Activity: Talk or presentation types › Invited talk
Psychogeographical work doesn’t get much mention in the discipline of psychology. Indeed, the ‘high status’, mainstream and funded psychology research focuses on the measurement of peoples’ minds, attitudes and behaviour. However, in the past 30 years, psychologists have begun to conduct research, which has shifted from laboratory research to fieldwork studies with the aims to use interviews and observations to study peoples’ language and experiences in context. In terms of psychological studies about environments, much of that work has tended to be based in environmental psychology and social psychology where researchers have either attempted to study the effects of environments on peoples’ behaviour or they have attempted to discern how people construct identities in places. Whilst there is some value to that previous work, what I want to outline here is a quite different approach to studying environments, which doesn’t fit neatly into the existing mainstream paradigm of psychology. What I want to do is explain why a psychogeographical approach in psychology is needed and how psychogeographical research should be entwined with political and activist practice to be part of a progressive agenda of radical social change. Clearly, these aims are in opposition to the mainstream scientific orientation of psychology research but there are important reasons why this needs to be done.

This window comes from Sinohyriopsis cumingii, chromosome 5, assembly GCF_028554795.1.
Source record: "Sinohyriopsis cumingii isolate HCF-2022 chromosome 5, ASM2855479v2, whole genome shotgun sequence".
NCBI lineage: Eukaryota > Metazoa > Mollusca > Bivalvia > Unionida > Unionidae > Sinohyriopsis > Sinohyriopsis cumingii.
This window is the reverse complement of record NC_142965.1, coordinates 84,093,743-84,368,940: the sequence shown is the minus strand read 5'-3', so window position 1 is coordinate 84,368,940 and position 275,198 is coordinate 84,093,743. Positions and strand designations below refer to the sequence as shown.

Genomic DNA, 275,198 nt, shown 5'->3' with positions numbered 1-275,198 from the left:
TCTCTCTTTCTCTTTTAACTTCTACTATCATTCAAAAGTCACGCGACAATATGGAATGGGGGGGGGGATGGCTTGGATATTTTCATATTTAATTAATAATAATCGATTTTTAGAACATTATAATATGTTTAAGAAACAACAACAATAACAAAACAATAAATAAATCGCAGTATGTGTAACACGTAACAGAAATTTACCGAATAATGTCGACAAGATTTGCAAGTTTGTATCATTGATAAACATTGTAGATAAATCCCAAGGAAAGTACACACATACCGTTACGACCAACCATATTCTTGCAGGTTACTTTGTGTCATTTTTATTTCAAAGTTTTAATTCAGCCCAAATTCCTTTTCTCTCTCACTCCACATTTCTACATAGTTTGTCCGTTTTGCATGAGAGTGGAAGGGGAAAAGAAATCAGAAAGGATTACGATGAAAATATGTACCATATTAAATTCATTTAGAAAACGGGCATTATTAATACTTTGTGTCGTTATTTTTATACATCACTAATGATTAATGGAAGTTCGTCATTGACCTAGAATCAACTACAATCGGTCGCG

Generally speaking, psychology work tends to be disconnected from social change except for instances where governments, the media and other corporations use psychology to back up their agendas and where typically, psychological knowledge is used to uphold the status quo. Earlier on in this book, Tina Richardson (2015) discussed how it continues to be a challenge in academia to introduce literature-based psychogeography into academic arenas, unless it was within literature-based courses. This is even more of a challenge in typically scientific and positivist enterprises such as psychology. In this chapter, I want to outline a distinctively radical, political orientation to psychology, which draws on psychogeographical techniques to consider the spatialisation of environments. This chapter outlines a rationale for why a psychogeographical analysis of environments in and against psychology is important and I will explain how such work can be done...